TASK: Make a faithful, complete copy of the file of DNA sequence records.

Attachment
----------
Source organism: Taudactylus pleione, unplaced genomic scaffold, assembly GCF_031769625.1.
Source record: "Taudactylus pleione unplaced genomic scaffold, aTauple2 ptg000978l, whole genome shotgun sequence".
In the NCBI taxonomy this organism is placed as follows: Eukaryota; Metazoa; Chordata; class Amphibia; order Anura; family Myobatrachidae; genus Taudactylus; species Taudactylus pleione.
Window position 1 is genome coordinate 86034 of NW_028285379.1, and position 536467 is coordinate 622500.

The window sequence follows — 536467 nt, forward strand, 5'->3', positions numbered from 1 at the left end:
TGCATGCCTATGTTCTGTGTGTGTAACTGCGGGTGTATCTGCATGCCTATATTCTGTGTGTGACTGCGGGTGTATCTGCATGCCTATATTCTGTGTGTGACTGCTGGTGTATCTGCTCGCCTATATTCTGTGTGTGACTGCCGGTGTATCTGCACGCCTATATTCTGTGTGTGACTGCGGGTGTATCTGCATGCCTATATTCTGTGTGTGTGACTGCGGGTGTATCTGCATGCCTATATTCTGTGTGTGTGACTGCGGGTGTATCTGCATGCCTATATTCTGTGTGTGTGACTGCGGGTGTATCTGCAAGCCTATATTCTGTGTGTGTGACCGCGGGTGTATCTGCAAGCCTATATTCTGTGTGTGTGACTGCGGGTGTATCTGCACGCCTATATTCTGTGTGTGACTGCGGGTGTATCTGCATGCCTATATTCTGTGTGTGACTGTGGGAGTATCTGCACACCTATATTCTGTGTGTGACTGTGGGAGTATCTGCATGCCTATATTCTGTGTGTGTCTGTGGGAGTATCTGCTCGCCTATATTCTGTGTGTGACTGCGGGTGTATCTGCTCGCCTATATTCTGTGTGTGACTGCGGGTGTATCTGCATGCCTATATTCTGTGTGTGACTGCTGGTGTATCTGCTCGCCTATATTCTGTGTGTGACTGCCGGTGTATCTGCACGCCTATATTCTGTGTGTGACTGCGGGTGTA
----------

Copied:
Source organism: Taudactylus pleione, unplaced genomic scaffold, assembly GCF_031769625.1.
Source record: "Taudactylus pleione unplaced genomic scaffold, aTauple2 ptg000978l, whole genome shotgun sequence".
In the NCBI taxonomy this organism is placed as follows: Eukaryota; Metazoa; Chordata; class Amphibia; order Anura; family Myobatrachidae; genus Taudactylus; species Taudactylus pleione.
Window position 1 is genome coordinate 86034 of NW_028285379.1, and position 536467 is coordinate 622500.

The window sequence follows — 536467 nt, forward strand, 5'->3', positions numbered from 1 at the left end:
TGCATGCCTATGTTCTGTGTGTGTAACTGCGGGTGTATCTGCATGCCTATATTCTGTGTGTGACTGCGGGTGTATCTGCATGCCTATATTCTGTGTGTGACTGCTGGTGTATCTGCTCGCCTATATTCTGTGTGTGACTGCCGGTGTATCTGCACGCCTATATTCTGTGTGTGACTGCGGGTGTATCTGCATGCCTATATTCTGTGTGTGTGACTGCGGGTGTATCTGCATGCCTATATTCTGTGTGTGTGACTGCGGGTGTATCTGCATGCCTATATTCTGTGTGTGTGACTGCGGGTGTATCTGCAAGCCTATATTCTGTGTGTGTGACCGCGGGTGTATCTGCAAGCCTATATTCTGTGTGTGTGACTGCGGGTGTATCTGCACGCCTATATTCTGTGTGTGACTGCGGGTGTATCTGCATGCCTATATTCTGTGTGTGACTGTGGGAGTATCTGCACACCTATATTCTGTGTGTGACTGTGGGAGTATCTGCATGCCTATATTCTGTGTGTGTCTGTGGGAGTATCTGCTCGCCTATATTCTGTGTGTGACTGCGGGTGTATCTGCTCGCCTATATTCTGTGTGTGACTGCGGGTGTATCTGCATGCCTATATTCTGTGTGTGACTGCTGGTGTATCTGCTCGCCTATATTCTGTGTGTGACTGCCGGTGTATCTGCACGCCTATATTCTGTGTGTGACTGCGGGTGTA